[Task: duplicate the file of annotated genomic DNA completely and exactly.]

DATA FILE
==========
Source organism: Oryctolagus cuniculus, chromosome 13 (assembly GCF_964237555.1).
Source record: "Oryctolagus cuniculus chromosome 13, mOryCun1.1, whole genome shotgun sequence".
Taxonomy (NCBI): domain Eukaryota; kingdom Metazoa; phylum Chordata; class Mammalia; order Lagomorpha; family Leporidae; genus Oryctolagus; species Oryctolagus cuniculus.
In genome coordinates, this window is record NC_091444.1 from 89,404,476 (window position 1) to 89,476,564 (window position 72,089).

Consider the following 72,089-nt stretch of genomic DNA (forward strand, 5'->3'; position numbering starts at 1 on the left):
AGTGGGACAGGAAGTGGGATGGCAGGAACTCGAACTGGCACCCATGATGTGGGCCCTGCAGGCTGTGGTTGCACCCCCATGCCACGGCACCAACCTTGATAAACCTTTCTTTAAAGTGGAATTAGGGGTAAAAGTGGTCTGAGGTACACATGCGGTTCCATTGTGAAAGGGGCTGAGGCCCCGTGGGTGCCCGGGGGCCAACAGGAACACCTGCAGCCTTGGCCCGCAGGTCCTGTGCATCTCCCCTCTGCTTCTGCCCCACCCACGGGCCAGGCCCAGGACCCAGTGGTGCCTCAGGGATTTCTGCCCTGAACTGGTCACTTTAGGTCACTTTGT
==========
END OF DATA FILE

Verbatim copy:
Source organism: Oryctolagus cuniculus, chromosome 13 (assembly GCF_964237555.1).
Source record: "Oryctolagus cuniculus chromosome 13, mOryCun1.1, whole genome shotgun sequence".
Taxonomy (NCBI): domain Eukaryota; kingdom Metazoa; phylum Chordata; class Mammalia; order Lagomorpha; family Leporidae; genus Oryctolagus; species Oryctolagus cuniculus.
In genome coordinates, this window is record NC_091444.1 from 89,404,476 (window position 1) to 89,476,564 (window position 72,089).

Consider the following 72,089-nt stretch of genomic DNA (forward strand, 5'->3'; position numbering starts at 1 on the left):
AGTGGGACAGGAAGTGGGATGGCAGGAACTCGAACTGGCACCCATGATGTGGGCCCTGCAGGCTGTGGTTGCACCCCCATGCCACGGCACCAACCTTGATAAACCTTTCTTTAAAGTGGAATTAGGGGTAAAAGTGGTCTGAGGTACACATGCGGTTCCATTGTGAAAGGGGCTGAGGCCCCGTGGGTGCCCGGGGGCCAACAGGAACACCTGCAGCCTTGGCCCGCAGGTCCTGTGCATCTCCCCTCTGCTTCTGCCCCACCCACGGGCCAGGCCCAGGACCCAGTGGTGCCTCAGGGATTTCTGCCCTGAACTGGTCACTTTAGGTCACTTTGT